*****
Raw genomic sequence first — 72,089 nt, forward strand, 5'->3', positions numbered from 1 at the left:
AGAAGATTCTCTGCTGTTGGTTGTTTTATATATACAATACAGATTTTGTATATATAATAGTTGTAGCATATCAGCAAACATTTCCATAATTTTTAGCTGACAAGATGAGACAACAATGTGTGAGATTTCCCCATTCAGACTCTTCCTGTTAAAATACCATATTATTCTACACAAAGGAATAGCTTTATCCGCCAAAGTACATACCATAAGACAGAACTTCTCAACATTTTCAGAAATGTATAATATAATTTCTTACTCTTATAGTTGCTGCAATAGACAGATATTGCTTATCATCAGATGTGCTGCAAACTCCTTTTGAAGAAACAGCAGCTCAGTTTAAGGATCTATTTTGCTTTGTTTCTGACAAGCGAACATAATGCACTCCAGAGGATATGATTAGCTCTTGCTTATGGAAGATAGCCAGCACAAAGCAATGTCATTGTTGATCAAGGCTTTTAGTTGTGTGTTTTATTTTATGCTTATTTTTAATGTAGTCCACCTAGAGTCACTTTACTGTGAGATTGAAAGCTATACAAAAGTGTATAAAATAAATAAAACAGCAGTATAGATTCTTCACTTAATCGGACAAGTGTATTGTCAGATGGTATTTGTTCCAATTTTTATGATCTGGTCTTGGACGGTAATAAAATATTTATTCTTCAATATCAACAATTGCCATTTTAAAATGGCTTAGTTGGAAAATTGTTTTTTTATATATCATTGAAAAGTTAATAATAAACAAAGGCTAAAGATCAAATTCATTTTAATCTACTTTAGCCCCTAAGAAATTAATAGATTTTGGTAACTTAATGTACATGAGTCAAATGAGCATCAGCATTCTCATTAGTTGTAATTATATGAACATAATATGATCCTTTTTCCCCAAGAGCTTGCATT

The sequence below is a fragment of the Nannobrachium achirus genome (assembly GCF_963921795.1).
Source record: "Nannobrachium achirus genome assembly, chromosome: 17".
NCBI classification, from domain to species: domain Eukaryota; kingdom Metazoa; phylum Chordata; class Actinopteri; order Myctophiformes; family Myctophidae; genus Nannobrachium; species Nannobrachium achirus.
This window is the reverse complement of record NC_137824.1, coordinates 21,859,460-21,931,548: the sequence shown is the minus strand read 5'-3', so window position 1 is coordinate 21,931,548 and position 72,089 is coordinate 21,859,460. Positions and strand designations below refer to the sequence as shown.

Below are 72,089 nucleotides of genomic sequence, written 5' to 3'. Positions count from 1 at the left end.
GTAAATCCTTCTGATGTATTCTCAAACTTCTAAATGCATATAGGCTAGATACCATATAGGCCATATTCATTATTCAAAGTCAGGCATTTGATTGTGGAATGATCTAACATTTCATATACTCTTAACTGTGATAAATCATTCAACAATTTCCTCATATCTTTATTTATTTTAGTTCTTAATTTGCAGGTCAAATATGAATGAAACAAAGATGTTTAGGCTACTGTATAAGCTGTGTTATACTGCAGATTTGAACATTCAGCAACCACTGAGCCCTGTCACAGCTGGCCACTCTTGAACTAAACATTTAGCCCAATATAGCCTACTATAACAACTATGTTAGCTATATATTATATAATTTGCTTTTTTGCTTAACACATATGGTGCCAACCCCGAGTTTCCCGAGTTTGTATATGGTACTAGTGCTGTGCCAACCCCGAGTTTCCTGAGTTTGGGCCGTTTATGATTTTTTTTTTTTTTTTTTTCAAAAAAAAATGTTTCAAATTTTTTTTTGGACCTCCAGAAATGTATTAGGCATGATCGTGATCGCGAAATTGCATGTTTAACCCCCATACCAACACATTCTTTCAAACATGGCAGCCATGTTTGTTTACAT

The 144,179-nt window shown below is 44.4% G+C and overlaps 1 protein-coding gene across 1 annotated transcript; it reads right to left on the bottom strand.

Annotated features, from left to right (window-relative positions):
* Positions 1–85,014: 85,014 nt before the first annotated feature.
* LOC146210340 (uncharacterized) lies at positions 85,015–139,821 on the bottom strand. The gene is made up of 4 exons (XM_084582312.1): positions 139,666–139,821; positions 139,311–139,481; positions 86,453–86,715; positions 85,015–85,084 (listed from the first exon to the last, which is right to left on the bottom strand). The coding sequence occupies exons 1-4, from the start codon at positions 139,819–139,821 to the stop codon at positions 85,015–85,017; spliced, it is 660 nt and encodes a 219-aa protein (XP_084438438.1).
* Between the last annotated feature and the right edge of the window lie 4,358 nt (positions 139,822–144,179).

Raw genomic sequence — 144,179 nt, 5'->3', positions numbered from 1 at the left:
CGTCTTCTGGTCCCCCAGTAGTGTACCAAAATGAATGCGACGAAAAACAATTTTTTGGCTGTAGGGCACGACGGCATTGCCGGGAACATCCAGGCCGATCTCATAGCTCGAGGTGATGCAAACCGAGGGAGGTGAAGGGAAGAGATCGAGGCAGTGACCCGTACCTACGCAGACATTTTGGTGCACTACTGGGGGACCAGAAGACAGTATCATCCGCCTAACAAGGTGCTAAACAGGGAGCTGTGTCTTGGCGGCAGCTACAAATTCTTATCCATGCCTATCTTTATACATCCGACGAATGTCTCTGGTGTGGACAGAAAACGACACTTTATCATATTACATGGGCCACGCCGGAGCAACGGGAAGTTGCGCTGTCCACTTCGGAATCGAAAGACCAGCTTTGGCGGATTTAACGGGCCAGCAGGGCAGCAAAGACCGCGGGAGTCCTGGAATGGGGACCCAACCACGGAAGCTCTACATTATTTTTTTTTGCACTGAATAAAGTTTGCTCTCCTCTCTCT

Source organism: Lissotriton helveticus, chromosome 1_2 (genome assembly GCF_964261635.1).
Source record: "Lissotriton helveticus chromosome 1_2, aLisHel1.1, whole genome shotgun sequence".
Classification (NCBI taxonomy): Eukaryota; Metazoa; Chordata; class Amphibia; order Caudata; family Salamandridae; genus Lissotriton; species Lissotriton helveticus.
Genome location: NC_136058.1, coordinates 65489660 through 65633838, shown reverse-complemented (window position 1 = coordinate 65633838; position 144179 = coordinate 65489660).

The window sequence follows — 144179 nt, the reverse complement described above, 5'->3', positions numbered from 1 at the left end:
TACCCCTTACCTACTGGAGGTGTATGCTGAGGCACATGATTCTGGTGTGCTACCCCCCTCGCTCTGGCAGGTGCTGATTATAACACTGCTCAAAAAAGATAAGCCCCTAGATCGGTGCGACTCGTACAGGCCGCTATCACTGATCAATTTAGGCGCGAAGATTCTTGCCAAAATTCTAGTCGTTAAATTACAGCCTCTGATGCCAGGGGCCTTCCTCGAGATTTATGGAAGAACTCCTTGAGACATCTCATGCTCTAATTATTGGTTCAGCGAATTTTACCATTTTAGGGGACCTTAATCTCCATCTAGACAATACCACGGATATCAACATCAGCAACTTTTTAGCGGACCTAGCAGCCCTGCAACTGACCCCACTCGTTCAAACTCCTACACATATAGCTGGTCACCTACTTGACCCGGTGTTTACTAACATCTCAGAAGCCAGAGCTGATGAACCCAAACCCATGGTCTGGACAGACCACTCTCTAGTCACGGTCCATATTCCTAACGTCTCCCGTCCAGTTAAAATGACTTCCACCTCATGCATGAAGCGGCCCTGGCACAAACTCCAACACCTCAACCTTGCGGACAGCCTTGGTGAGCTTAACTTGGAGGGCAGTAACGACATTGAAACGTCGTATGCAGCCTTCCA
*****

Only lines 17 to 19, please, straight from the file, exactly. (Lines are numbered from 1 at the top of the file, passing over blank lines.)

Source record: "Lissotriton helveticus chromosome 1_2, aLisHel1.1, whole genome shotgun sequence".
Classification (NCBI taxonomy): Eukaryota; Metazoa; Chordata; class Amphibia; order Caudata; family Salamandridae; genus Lissotriton; species Lissotriton helveticus.
Genome location: NC_136058.1, coordinates 65489660 through 65633838, shown reverse-complemented (window position 1 = coordinate 65633838; position 144179 = coordinate 65489660).